Back in the world of advertising, Peggy is a strong, positive female character who is actually doing well. Though even she is privy to attacks on her sexuality – she’s a woman in a position of authority and therefore needs to be cut down to size. She has her male underlings scared to the point that they cannot enter her office, so they decide to pull a prank on her. Peggy receives a bottle of Quest on her desk, as well as a treatment for an ad campaign for it. Though the ad (and perhaps the drug itself, it’s unclear) is a hoax – the drug combats feminine odor and bloat, with the tagline, “Target: Professional Women and Other Olsens.” Peggy informs Ted of all this nonsense and handles it all quite well, saying “Of course when you want them to be funny, they’re useless.” Though when she looks at the bottle and fake treatment in her desk drawer later, she looks troubled. The prank worked. Peggy is admittedly struggling with being a female authority figure in the workplace, overcompensating with brashness and toughness to gain the respect of her employees, though it backfired here. However, at this point in history, there is likely nothing she could do that would take away the possibility of her womanhood being attacked.
Pete Campbell has gotten a lot worse, huh? Throughout the episode, I wanted to reach through my TV and punch him in the face. Repeatedly. Though I think that Don or Trudie would have held him down for me. And I love hating Pete – Vincent Kartheiser is never better when Pete is at his most loathsome. Pete and Trudie host the dinner party of two admittedly slutty couples – the two men converge on Trudie and the women on Pete. Though Pete takes one of the women up on her advances and has sex with her in the city, indelicately telling her after the fact, “I really have to get back. Can you move it along a little?” Trouble is with sleeping with your neighbors, shit gets real when you’re discovered. Pete and Trudie hear screaming at their door at night to find a that Pete’s paramour’s husband beat her face to a pulp when he discovered that she slept with Pete. Trudie’s no idiot. She knows exactly what is going on, drives the paramour to a hotel after stopping her face from bleeding, and tells Pete that she doesn’t want a divorce, per se, but that their marriage is effectively over.
Thank goodness Community gave us Alison Brie for tonight! I’m hoping this isn’t the last we see of Trudie Campbell this season – she brings a zip and a fizz into all of her scenes and really shined in this episode as she played the conflicted roles of both “strong woman” as she dealt with the paramour herself, but ultimately decided to play to the times and go on with the guise of her otherwise doomed marriage as to not seem like a “failure” in the public eye.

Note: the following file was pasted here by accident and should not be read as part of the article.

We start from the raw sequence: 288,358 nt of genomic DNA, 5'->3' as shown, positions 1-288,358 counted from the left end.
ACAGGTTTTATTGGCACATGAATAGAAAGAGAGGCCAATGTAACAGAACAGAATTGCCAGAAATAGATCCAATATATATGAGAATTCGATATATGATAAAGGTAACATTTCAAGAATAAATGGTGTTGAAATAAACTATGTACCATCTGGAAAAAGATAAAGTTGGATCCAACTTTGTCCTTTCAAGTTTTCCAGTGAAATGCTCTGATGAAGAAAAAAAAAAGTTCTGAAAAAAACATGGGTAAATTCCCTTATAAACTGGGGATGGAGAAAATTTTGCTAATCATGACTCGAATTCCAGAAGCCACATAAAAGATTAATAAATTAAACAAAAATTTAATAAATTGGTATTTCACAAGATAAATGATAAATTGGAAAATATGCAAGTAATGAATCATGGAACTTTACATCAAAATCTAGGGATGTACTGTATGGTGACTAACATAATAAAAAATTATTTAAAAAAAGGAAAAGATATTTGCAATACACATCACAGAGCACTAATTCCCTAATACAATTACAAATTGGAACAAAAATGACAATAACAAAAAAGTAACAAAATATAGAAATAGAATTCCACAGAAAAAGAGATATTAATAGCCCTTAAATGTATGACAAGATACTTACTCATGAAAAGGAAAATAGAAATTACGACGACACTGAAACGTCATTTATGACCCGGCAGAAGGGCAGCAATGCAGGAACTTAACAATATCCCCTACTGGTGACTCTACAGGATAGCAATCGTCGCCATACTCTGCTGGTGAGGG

Pete continues to be a jerk at work too in continuing to suck up to the worst person ever, Herb from Jaguar, as he inexplicably wants to advertise more locally, in turn promising to really screw up SCDP’s national campaign. Though he wants SCDP to pretend that this is their idea at a forthcoming meeting with the Jaguar bigwigs. Pete, with a shit-eating grin on his face, does try to sell this half-baked idea at the meeting. Though Don pretends to sell it, publicly mocking Herb by saying that Jaguar is best sold to truck drivers and housewives in New Jersey to the knowing smirks of Roger across the table. In addition to thinking that Herb is an idiot, Don has not forgotten about the Joan situation from last season – he was the only SCDP partner to make any move to stop her from going through with it, after all.
Don’s loyalty to Joan here does somewhat help to redeem him from his whore complex transgressions from earlier. Almost. And here I am making excuses for him again…
The Upside: The episode had a very tight theme and covered a lot of important ground in regard to the male mindset toward women in during this time period. Filled with Mad Men-typical wonderful acting performances and writing.
The Downside: The juxtaposition between the brothel flashbacks and Sylvia might just have been a little heavy-handed.
On the Side: I love that Joan got to dig her claws into Herb with this wonderful exchange:
Herb: “I know there’s a part of you that’s glad to see me.”
Joan: “And I know there’s a part of you that you haven’t seen in years.”
That’s right, Joanie – get that bastard the hell out of your office.